Pencil ($50)
Just tell your friend or loved one it’s a walnut stylus for the iPad. Then have his or her load the drawing app Paper and be amazed as that stylus invisibly juggles Bluetooth and capacitive algorithms to make it one of the best digital creation tools of all time. [Link]

UE Boom ($200)
The term “Bluetooth speaker” is a snoozer, but the Ultimate Ears Boom is designed first and foremost to be a lasting heirloom. This little chunk of cloth and rubber is durable enough to be stuffed into a bag without a case, but eye-catching enough to sit on a table almost anywhere. And like an old leather jacket, its wear and tear will only add to the UE Boom's personality. [Link]

GE Spotter ($50)
Look, nobody really understands what the whole “Internet of things” will mean for humanity. But anyone can understand the Spotter, a collaboration between GE and Quirky that’s no harder to use than an iPod, but sticks to a door to text you any time it opens, or lives on a dryer to send a message when a load is done. Neat, right? [Link]

Nikon DF ($3,000)
In an era when most of us take photos on touchscreens, Nikon brought back a camera body from the 1950s. Unabashedly mechanical, you’ll enjoy cranking the Nikon DF’s real metal dials, while retaining the convenience of a 3.5-inch LCD screen and the power of a 16MP full-frame sensor. (That’s professional grade guts in a retro body.) As a bonus, that silver/black body will be totally matchy-matchy with your Macbook. [Link]

JBL Synchros S700 ($350)
It’s possible that someone you know just wants a pair of flashy Beats. And that’s fine! But our resident audiophile--Tyler Gray--swears by the acoustic science his own field testing. “They're ‘good enough’ visually...but the sound is out of this world,” he assures us. [Link]

Lapka BAM ($199)
What will our gadgets look like in a post-Apple era? That’s a question asked--or maybe answered--by the Lapka BAM (blood alcohol monitor). The device appears to be a simple black tube that disappears within your hand. But take a deep breath, exhale, and a connected iPhone app tells you whether or not you’ve had one too many. [Link]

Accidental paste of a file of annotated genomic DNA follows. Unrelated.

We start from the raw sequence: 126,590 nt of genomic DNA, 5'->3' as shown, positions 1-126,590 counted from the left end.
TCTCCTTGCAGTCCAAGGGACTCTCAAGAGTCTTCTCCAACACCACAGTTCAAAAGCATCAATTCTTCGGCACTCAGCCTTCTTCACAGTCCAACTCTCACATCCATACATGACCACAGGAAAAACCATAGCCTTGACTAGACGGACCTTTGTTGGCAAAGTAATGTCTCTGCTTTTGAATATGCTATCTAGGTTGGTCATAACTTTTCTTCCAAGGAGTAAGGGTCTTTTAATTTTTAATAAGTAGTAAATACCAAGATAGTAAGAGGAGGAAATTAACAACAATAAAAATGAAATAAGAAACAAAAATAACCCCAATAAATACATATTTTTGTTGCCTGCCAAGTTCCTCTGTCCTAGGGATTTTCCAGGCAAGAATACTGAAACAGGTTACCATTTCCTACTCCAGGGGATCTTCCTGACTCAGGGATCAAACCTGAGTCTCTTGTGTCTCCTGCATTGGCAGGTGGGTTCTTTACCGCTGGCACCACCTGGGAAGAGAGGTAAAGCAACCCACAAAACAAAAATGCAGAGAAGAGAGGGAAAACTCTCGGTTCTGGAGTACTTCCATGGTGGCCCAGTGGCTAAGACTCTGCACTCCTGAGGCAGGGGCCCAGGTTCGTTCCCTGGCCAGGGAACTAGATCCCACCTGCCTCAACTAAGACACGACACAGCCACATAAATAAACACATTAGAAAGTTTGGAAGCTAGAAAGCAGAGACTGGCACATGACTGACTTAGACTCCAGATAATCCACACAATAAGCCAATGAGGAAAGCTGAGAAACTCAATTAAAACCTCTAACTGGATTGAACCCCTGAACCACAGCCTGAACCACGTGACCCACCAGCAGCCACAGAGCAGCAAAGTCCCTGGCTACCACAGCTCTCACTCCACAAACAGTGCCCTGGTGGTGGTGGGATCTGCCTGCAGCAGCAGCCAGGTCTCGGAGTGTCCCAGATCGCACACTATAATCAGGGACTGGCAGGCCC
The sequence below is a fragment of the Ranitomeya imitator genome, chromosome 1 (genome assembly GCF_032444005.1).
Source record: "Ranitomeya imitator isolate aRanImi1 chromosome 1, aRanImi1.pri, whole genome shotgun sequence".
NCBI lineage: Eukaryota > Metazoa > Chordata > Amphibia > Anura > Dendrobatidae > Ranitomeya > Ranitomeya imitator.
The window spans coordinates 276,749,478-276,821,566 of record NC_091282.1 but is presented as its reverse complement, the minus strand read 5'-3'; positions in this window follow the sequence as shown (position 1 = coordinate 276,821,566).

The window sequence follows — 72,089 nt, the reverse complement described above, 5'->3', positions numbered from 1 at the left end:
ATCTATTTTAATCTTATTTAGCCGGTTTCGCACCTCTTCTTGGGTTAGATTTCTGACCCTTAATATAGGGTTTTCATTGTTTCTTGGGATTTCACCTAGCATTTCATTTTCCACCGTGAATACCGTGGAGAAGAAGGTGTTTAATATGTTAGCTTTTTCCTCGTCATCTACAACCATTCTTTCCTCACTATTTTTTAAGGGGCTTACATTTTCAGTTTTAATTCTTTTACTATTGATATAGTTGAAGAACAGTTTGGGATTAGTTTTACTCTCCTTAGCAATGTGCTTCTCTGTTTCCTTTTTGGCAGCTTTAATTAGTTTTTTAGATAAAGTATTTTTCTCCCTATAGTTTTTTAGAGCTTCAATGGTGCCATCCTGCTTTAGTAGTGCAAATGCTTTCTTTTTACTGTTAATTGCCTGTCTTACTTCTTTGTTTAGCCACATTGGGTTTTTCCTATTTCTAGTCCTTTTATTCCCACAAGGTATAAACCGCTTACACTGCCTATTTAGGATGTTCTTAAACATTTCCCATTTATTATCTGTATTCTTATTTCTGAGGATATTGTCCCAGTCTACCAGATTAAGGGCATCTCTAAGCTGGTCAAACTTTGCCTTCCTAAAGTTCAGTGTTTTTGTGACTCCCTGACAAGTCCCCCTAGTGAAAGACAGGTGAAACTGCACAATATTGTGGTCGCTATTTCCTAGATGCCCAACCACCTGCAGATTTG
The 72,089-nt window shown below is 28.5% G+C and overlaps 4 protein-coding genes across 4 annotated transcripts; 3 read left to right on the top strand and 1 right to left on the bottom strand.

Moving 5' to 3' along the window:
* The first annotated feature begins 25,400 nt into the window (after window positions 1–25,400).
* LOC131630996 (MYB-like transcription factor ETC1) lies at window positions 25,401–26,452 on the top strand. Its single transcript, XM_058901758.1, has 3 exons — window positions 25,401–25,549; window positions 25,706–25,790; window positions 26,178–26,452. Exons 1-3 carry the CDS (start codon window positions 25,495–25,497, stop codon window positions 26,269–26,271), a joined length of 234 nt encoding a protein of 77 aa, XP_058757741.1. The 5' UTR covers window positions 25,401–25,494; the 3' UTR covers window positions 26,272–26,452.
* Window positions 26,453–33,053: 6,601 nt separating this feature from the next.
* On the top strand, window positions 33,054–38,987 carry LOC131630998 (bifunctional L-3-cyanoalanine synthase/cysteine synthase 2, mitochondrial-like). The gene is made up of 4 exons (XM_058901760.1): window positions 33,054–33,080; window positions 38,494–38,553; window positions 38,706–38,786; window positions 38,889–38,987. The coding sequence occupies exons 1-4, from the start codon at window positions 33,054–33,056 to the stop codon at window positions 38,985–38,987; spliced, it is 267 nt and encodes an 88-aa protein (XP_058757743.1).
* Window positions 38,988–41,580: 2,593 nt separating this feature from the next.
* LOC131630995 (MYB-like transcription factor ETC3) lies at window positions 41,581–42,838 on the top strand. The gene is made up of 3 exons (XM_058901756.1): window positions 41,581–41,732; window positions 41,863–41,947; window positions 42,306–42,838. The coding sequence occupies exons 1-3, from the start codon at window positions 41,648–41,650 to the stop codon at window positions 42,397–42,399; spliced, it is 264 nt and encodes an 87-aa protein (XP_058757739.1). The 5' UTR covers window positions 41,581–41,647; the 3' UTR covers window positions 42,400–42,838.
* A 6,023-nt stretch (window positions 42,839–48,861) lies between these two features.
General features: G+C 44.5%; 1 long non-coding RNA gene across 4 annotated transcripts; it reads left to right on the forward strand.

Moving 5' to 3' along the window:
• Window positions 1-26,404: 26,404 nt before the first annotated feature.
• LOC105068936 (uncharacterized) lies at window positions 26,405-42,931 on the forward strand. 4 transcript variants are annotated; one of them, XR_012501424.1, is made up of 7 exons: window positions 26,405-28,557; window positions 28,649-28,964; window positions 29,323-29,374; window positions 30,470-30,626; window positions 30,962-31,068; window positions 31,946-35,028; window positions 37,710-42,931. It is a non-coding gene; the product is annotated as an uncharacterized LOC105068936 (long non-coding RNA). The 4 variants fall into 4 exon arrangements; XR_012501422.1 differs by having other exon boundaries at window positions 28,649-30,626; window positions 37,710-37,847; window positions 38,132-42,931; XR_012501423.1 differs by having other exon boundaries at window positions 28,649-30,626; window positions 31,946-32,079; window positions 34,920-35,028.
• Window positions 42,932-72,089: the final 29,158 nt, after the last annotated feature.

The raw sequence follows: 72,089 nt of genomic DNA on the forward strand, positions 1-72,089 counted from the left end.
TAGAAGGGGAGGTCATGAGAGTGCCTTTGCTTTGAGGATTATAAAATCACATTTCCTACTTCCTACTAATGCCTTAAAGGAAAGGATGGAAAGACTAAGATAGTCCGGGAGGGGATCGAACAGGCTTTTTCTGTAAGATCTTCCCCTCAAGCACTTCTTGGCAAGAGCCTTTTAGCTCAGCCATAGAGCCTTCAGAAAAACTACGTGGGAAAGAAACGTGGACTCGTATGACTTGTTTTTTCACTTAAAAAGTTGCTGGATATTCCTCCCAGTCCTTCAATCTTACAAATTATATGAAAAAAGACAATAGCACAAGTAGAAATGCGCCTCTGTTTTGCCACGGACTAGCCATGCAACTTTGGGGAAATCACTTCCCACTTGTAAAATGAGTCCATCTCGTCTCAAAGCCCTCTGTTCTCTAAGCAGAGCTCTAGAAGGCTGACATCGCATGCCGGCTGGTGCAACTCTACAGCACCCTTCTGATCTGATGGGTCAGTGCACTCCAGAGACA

Toymail ($50)
"We didn't want to create another toy that puts a kid in front of a screen,” said the creators of Toymail, a charming line of animals that work as a messaging service for children. Connecting to the Internet via Wi-Fi, the animals will oink or grunt before delivering a voice message to a child--maybe from a grandparent? [Link]

7 Gift Ideas For Technophiles Who Don't Get Technology

With well-designed products, you don’t need to be a coder to love technology. Here are some of our favorite techie gifts for people who never majored in computer science.

Technology used to be a niche interest, a hobby for geeks. Now, in an era when we all want to send texts on smartphones, everyone is a geek. But just because we like those magical moments that technology can offer, like beaming your music wirelessly to speakers or receiving a notification when your laundry is done, doesn't mean we have any clue how to make them happen.

So consider this a gift guide for the average geeky human, the people who think 3-D printing is neat but would have no idea what to do with a 3-D printer. Maybe that's you. Maybe that's a loved one. Either way, enjoy our picks in the slide show.

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3 Comments

  • Jennifer Coyle

    Had to click through on this post - very intriguing and funny title. Love the gifts you presented. I am very interested in the Spotter device but unfortunately it's gotten some really horrible reviews (namely that it doesn't work). I hope they make strides in improving it soon!